“While screening and prevention have greatly reduced the impact of this form of cancer, according to the CDC, in 2019, about 13,000 women were diagnosed with cervical cancer, and more than 4,000 women died from the disease,” shared Dr. Tamara Adducci, obstetrician and gynecologist at Ascension Wisconsin.
Dr. Adduci is a part of the Ascension Wisconsin women’s health care teams, who focus on preventive care and annual screenings, using vaccination to prevent infection with the human papillomavirus (HPV). This sexually transmitted disease can lead to cancer of the cervix and vulva.
Some myths and misconceptions about cervical cancer can lead to confusion when seeking help from a doctor. Dr. Adducci shares three cervical cancer myths and the correct information to help you with cancer prevention.
Myth #1: You cannot prevent cervical cancer.
The Truth: You can prevent cervical cancer. The best way to do this is by getting vaccinated against the human papillomavirus (HPV) and getting screened. HPV is the number one cause of cervical cancer. The American Cancer Society says the vaccine prevents about 90% of cervical cancers caused by HPV. A Pap smear (Pap) is also important for early detection. A Pap smear can detect abnormal cells on the cervix before they turn into cancer and is done during a routine visit and examination with your provider. Cervical cancer is one of the most treatable types of cancer when caught early. Ascension Wisconsin doctors recommend a Pap smear for women 21 and older.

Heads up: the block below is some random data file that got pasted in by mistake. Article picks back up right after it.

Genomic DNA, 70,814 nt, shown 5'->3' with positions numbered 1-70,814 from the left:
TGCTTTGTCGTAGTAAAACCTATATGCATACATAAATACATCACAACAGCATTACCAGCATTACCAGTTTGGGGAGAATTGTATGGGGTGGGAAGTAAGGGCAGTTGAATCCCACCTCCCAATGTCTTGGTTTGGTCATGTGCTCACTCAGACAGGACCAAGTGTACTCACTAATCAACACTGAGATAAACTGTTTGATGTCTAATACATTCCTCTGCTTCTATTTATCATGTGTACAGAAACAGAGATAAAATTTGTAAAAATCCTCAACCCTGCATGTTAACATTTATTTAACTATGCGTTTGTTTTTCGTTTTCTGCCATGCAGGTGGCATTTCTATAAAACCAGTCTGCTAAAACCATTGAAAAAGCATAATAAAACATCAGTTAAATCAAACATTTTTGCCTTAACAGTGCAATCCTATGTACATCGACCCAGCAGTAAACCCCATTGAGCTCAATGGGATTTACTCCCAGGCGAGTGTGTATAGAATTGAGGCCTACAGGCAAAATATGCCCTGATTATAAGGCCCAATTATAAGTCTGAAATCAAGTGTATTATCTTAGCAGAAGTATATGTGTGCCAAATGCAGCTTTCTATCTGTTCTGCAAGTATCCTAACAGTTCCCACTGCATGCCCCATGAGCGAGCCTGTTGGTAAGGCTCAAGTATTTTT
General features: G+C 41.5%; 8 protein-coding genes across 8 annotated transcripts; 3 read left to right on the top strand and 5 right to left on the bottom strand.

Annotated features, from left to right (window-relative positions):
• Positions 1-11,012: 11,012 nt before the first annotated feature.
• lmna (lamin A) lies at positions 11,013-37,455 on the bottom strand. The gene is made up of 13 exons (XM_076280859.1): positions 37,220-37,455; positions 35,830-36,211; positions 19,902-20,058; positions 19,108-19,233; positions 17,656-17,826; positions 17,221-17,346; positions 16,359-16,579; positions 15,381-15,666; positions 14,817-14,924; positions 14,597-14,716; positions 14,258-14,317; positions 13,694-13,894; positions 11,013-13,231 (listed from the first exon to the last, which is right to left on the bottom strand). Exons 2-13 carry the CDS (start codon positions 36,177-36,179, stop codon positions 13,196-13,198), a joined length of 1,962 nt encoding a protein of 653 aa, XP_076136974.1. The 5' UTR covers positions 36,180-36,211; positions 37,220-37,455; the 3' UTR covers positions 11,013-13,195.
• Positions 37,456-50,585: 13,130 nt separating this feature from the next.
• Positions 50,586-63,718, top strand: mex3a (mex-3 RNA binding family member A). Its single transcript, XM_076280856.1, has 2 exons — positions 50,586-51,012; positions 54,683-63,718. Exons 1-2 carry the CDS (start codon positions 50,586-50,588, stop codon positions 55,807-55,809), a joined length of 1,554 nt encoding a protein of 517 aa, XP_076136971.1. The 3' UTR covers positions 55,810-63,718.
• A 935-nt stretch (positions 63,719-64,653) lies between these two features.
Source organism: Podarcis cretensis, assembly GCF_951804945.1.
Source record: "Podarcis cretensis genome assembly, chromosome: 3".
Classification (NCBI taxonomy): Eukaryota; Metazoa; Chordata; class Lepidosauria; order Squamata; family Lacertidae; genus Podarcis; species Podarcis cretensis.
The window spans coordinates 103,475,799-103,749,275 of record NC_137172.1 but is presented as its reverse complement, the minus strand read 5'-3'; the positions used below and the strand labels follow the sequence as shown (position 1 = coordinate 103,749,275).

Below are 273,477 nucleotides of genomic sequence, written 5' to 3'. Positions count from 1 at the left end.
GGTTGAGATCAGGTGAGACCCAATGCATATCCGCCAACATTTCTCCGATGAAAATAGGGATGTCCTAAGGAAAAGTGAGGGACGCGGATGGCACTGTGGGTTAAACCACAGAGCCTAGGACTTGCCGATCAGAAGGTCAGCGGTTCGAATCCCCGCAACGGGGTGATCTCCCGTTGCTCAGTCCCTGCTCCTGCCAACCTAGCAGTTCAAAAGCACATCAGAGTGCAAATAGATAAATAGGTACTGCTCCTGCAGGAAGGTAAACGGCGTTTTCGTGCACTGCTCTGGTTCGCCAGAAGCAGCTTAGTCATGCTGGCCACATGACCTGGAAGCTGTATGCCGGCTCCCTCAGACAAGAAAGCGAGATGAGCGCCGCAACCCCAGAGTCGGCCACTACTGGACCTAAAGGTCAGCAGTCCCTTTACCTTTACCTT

Myth #2: Cervical cancer only affects older women.
The Truth: Cervical cancer can affect any woman of any age. Ascension Wisconsin care teams recommend the HPV vaccine to preteens 11-12 years old. However, girls can start receiving the vaccine at age nine, up through age 26. If you are a woman between the ages 27-45 who have not been vaccinated against HPV, you should speak with your doctor to determine if the HPV vaccine is right for you.
Myth #3: If you don’t have symptoms, you don’t have cancer.
The Truth: The American Cancer Society says cervical cancer usually has no symptoms. This is why doctors suggest regular screenings and timely vaccinations ensure every woman is protected or can be treated early after a diagnosis. There is also no proven link that cervical cancer is hereditary. So whether or not a family member has been diagnosed does not increase or lower your chances of a cervical cancer diagnosis, which is why scheduling routine screenings are so important for early detection.
Screenings to help detect cervical cancer early
Talk with your doctor about screenings that are right for you based on your age, family history, smoking history and other risk factors. If you have been previously diagnosed with cancer or are in remission, screenings may be an ongoing part of your cancer care. Learn more about ways to keep yourself healthy here.
Dr. Tamara Adducci is an OB-GYN and sees patients at Ascension Columbia St. Mary’s Hospital - Ozaukee Campus. Call 262-243-7470 to make an appointment.